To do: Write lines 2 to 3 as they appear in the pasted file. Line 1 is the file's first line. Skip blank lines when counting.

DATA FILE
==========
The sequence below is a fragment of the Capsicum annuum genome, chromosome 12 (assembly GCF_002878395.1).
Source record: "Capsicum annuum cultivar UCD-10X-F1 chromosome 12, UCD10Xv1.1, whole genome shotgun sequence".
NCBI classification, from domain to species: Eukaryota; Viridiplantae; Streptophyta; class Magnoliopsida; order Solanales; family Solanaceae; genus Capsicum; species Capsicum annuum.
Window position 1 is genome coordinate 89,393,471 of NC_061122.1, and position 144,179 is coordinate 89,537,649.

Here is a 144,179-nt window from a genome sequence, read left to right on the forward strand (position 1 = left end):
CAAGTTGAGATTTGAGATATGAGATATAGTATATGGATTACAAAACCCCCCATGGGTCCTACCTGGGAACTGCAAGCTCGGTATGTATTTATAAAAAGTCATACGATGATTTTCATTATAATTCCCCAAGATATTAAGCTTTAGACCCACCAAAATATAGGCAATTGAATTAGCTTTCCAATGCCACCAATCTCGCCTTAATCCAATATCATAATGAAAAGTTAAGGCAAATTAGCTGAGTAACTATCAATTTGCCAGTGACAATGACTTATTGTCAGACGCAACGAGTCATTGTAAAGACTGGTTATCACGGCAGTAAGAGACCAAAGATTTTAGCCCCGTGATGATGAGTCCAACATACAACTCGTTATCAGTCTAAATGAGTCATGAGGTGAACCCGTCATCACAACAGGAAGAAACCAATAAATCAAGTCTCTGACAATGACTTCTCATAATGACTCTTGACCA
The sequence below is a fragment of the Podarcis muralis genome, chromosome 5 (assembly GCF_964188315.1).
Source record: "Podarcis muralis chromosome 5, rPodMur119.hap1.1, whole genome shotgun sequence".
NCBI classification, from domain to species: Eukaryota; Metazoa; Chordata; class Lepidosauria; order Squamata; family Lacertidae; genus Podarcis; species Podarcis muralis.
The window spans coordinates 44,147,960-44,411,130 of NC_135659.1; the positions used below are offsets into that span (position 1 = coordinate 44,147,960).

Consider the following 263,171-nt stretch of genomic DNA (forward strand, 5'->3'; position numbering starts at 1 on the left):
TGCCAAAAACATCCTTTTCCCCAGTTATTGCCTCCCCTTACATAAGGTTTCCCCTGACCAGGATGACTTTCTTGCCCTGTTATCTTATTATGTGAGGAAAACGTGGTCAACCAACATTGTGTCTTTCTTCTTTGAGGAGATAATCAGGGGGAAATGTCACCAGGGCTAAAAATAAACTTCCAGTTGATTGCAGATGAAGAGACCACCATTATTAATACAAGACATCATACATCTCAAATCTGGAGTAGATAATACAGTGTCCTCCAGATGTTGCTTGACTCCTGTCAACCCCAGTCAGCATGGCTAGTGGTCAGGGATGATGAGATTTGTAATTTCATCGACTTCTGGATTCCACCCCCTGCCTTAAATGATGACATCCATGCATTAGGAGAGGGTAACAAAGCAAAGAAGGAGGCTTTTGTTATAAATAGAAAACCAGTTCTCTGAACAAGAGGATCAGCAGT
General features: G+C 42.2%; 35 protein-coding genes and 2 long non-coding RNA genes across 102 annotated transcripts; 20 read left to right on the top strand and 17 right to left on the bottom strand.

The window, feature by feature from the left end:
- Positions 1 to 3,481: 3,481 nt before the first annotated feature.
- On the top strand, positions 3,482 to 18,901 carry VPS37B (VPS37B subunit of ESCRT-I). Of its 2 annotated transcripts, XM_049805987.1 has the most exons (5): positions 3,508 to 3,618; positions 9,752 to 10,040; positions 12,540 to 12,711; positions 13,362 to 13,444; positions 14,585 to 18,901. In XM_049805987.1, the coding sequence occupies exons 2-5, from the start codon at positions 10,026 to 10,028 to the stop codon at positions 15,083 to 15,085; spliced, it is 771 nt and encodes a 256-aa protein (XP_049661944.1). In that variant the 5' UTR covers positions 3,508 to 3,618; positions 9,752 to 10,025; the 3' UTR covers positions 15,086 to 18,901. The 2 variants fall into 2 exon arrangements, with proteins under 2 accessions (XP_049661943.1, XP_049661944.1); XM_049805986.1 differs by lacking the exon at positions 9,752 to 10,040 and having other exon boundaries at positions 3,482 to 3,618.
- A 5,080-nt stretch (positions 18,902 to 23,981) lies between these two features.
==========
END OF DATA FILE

Source record: "Capsicum annuum cultivar UCD-10X-F1 chromosome 12, UCD10Xv1.1, whole genome shotgun sequence".
NCBI classification, from domain to species: Eukaryota; Viridiplantae; Streptophyta; class Magnoliopsida; order Solanales; family Solanaceae; genus Capsicum; species Capsicum annuum.